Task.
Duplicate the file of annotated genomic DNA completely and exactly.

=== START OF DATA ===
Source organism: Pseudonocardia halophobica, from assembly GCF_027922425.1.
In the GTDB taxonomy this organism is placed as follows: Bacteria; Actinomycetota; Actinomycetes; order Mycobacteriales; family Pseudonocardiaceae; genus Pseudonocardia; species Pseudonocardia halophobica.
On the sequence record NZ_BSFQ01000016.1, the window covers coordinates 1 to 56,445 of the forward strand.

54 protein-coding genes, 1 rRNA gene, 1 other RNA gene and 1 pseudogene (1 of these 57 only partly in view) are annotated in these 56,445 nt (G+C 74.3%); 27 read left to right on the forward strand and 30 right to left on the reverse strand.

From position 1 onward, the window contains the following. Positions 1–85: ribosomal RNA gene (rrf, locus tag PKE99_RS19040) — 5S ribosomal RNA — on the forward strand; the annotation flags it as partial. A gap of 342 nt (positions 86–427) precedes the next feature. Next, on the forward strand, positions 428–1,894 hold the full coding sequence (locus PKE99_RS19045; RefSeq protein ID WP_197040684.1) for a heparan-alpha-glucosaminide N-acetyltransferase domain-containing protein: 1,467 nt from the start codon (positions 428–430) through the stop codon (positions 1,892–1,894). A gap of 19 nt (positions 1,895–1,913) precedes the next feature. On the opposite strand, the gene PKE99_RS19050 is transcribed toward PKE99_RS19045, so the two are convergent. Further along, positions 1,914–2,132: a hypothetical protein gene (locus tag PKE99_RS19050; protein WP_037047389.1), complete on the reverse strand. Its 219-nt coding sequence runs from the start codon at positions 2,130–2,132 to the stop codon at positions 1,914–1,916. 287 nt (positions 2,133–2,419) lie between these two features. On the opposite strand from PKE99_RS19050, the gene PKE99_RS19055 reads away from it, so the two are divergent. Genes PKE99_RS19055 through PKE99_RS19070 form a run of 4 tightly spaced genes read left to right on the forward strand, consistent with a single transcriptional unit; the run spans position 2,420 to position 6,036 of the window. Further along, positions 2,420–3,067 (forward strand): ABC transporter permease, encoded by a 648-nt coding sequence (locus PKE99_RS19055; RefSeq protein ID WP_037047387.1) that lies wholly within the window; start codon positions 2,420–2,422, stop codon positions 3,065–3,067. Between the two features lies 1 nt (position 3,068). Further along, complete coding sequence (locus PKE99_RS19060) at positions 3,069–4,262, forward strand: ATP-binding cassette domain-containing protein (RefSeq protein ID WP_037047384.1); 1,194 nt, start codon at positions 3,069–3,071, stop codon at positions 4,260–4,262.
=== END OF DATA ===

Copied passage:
Source organism: Pseudonocardia halophobica, from assembly GCF_027922425.1.
In the GTDB taxonomy this organism is placed as follows: Bacteria; Actinomycetota; Actinomycetes; order Mycobacteriales; family Pseudonocardiaceae; genus Pseudonocardia; species Pseudonocardia halophobica.
On the sequence record NZ_BSFQ01000016.1, the window covers coordinates 1 to 56,445 of the forward strand.

54 protein-coding genes, 1 rRNA gene, 1 other RNA gene and 1 pseudogene (1 of these 57 only partly in view) are annotated in these 56,445 nt (G+C 74.3%); 27 read left to right on the forward strand and 30 right to left on the reverse strand.

From position 1 onward, the window contains the following. Positions 1–85: ribosomal RNA gene (rrf, locus tag PKE99_RS19040) — 5S ribosomal RNA — on the forward strand; the annotation flags it as partial. A gap of 342 nt (positions 86–427) precedes the next feature. Next, on the forward strand, positions 428–1,894 hold the full coding sequence (locus PKE99_RS19045; RefSeq protein ID WP_197040684.1) for a heparan-alpha-glucosaminide N-acetyltransferase domain-containing protein: 1,467 nt from the start codon (positions 428–430) through the stop codon (positions 1,892–1,894). A gap of 19 nt (positions 1,895–1,913) precedes the next feature. On the opposite strand, the gene PKE99_RS19050 is transcribed toward PKE99_RS19045, so the two are convergent. Further along, positions 1,914–2,132: a hypothetical protein gene (locus tag PKE99_RS19050; protein WP_037047389.1), complete on the reverse strand. Its 219-nt coding sequence runs from the start codon at positions 2,130–2,132 to the stop codon at positions 1,914–1,916. 287 nt (positions 2,133–2,419) lie between these two features. On the opposite strand from PKE99_RS19050, the gene PKE99_RS19055 reads away from it, so the two are divergent. Genes PKE99_RS19055 through PKE99_RS19070 form a run of 4 tightly spaced genes read left to right on the forward strand, consistent with a single transcriptional unit; the run spans position 2,420 to position 6,036 of the window. Further along, positions 2,420–3,067 (forward strand): ABC transporter permease, encoded by a 648-nt coding sequence (locus PKE99_RS19055; RefSeq protein ID WP_037047387.1) that lies wholly within the window; start codon positions 2,420–2,422, stop codon positions 3,065–3,067. Between the two features lies 1 nt (position 3,068). Further along, complete coding sequence (locus PKE99_RS19060) at positions 3,069–4,262, forward strand: ATP-binding cassette domain-containing protein (RefSeq protein ID WP_037047384.1); 1,194 nt, start codon at positions 3,069–3,071, stop codon at positions 4,260–4,262.